Unless you have been living in a darkened room for a long time, you will know the countdown for the EU’s General Data Protection Regulation is dramatically coming to a head. May 2018 is when the regulation really takes hold, and organisations are fast in the act on putting plans, processes and personnel in place, in order to comply.
Whilst many organisations are looking at employing a Data Privacy Officer (DPO), reading through all the legalese and developing data analytics and tagging processes, many need to embrace and understand the requirements with how their consumer identity and access management platform can and should be used in this new regulatory setting.
My intention in this blog, isn’t to list every single article and what they mean – there are plenty of other sites that can help with that. I want to really highlight, some of the more identity related components of the GDPR and what needs to be done.
On the the personal data front, more and more organisations are collecting more data, more frequently than ever before. Some data is explicit, like when you enter your first name, last name and date of birth when you register for a service for example, through to the more subtle – location, history and preference details amongst others. The GDPR focuses on making sure personal data is processed legally and data is only kept for as long as necessary – with a full end user interface that has the ability to make sure their data is up to date and accurate.
It goes with out saying, that this personal data needs to have the necessary security, confidentiality, integrity and availability constraints applied to it. This will require the necessary least privileged administrative controls and data persistence security, such as the necessary hashing or encryption.
Ah the word law! That must be the legal team. Or the newly appointed DPO. That can’t be a security, identity or technology issue. Partially correct. But the lawful processing, also has a significant requirement surrounding the capture and management of consent. So what is this explicit consent? The data owner – that’s Joe Blogs whose data has been snaffled – needs to be fully aware of the data that has been captured, why it is captured and who has access.
The service provider, also needs to explicitly capture consent – not an implicit “the end user needs to opt out”, but more the end user needs to “opt-in” for their data to be used and processed. This will require a transparent user driven consent system, with sharing and more importantly, timely revocation of access. Protocols such as User Managed Access may come in useful here.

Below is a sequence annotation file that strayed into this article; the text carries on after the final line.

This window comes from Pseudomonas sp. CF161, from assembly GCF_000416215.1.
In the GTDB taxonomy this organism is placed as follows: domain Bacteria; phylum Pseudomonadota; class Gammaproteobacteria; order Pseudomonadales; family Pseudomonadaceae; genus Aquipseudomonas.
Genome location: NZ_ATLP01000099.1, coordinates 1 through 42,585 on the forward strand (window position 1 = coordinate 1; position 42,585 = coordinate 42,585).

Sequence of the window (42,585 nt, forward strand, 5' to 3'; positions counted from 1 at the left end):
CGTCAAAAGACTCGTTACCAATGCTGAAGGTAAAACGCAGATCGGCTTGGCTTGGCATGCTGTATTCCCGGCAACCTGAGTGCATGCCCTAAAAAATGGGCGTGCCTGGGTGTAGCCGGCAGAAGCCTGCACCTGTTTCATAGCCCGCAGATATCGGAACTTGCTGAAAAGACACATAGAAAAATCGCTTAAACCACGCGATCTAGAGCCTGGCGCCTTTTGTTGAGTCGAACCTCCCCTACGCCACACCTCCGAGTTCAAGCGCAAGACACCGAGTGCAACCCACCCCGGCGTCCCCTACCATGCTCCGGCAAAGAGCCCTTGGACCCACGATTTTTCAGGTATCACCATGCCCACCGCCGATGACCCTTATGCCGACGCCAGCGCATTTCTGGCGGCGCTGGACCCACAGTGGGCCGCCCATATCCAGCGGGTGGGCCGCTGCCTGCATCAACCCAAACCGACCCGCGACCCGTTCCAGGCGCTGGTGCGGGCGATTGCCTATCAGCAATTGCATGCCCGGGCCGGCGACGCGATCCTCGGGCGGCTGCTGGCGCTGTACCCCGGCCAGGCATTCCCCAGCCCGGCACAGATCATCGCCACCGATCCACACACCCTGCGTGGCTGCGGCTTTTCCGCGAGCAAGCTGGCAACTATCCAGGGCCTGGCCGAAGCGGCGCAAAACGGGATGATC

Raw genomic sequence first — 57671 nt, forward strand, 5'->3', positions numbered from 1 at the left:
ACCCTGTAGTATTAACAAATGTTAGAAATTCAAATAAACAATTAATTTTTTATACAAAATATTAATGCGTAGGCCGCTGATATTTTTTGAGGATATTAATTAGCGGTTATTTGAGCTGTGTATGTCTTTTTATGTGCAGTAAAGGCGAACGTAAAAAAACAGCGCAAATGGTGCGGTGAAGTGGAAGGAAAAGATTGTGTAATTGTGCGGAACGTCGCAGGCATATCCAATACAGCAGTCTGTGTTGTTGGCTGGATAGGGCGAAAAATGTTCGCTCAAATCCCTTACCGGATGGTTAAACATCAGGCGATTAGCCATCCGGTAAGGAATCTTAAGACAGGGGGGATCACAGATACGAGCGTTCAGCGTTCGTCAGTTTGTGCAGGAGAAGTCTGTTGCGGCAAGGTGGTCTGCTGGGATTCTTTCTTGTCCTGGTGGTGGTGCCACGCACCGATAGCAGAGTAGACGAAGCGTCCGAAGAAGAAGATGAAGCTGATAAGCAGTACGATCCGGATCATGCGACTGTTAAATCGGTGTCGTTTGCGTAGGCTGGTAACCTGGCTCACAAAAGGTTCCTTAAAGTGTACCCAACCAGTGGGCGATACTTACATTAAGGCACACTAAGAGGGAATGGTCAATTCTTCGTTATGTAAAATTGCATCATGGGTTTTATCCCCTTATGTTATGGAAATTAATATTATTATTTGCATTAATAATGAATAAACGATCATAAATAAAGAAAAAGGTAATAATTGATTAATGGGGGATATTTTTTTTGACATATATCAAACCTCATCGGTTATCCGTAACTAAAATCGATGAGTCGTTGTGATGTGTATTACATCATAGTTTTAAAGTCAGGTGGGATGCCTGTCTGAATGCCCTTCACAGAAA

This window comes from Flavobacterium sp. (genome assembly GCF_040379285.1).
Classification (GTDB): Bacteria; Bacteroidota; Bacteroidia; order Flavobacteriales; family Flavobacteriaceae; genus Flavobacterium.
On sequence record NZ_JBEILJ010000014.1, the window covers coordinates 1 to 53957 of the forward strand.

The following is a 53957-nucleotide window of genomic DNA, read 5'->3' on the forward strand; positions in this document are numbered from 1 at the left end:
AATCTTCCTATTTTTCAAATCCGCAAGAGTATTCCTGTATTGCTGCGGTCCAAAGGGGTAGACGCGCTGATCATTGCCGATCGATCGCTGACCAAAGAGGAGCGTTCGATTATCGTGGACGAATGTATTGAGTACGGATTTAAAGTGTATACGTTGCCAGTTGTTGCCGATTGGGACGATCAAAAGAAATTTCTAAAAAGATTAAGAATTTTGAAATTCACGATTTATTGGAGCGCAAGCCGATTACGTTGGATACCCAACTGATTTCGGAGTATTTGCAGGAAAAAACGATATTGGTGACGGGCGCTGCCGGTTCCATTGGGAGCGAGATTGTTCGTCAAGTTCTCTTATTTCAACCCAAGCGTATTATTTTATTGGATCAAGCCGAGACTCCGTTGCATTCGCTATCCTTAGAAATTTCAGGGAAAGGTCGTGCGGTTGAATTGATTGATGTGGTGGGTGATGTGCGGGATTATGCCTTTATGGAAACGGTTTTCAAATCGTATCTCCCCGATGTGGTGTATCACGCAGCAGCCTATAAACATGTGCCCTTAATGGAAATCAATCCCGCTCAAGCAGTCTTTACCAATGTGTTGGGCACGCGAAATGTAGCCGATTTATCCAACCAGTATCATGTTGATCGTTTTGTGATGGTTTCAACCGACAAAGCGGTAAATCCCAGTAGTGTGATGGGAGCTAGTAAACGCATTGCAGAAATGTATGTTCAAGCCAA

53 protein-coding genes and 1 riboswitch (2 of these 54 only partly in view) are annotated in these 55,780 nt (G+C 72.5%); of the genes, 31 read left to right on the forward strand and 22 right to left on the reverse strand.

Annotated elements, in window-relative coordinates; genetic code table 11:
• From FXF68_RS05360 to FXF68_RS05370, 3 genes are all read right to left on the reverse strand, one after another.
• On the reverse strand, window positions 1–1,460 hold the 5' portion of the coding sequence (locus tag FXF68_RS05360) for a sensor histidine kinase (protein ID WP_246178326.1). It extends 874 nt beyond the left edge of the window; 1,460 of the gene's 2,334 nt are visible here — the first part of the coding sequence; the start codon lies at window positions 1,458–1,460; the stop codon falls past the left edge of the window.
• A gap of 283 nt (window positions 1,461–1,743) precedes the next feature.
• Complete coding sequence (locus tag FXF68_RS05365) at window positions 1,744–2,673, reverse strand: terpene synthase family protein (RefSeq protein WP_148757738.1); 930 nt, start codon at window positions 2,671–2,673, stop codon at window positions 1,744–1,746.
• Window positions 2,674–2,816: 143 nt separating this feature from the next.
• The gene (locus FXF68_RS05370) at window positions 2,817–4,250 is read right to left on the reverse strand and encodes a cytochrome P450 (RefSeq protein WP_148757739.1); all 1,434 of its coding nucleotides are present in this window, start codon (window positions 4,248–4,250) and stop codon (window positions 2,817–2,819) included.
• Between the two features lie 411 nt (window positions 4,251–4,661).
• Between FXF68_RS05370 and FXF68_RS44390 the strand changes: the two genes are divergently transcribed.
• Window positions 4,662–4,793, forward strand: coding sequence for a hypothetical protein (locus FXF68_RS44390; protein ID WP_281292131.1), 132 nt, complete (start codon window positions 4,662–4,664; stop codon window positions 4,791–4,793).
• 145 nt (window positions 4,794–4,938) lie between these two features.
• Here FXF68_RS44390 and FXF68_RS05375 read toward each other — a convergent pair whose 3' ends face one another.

Individuals Right to be Informed
The lawful processing aspect, flows neatly into the entire area of the end user being informed. The end user needs to be in a position to make informed decisions, around data sharing, service registration, data revocation and more. The use of 10 page terms and conditions thrust down the end user’s screen at service startup, are over.
Non-tech language is now a must, with clear explanations of why data has been captured and which 3rd parties – if any – have access to the data. This again flows into the consent model – with the data owner being able to make consent decisions, they need simple to understand information. So registration flows will now need to be much more progressive – only collecting data when it is needed, with a clear explanation of why the data is needed and what processing will be done with it. 20 attribute registration forms are dead.
Individuals Right to Rectification, Export and Erasure
Certainly some new requirements here – if you are a service provider, can you allow your end users to clearly see what data you have captured about them, and also provide that data in a simple to use end user dashboard where they can make changes and keep it up to date? What about the ability for the data owner to export that data in a machine readable and standard format such as CSV or JSON?
Right to erasure is also interesting – do you know where your end user data resides? Which systems, what attributes, what correlations or translations have taken place? Could you issue a de-provisioning request to either delete, clean or anonymize that data? If not you may need to investigate why and what can be done to remediate that.
The GDPR is big. It contains over 90 articles, containing lots of legalese and fine grained print. Don’t just assume the legal team or the newly appointed DPO will cover your company’s ass. Full platform data analytics tagging will be needed, along with a modern consumer identity and access management design pattern. End user dashboards, registration journeys and consent frameworks will need updating.
The interesting aspect, is that privacy is now becoming a competitive differentiator. The GDPR should not just be seen as an internal compliance exercise. It could actually be a launch pad for building closer more trusted relationships with your end user community.
This blog post was first published @ www.infosecprofessional.com, included here with permission.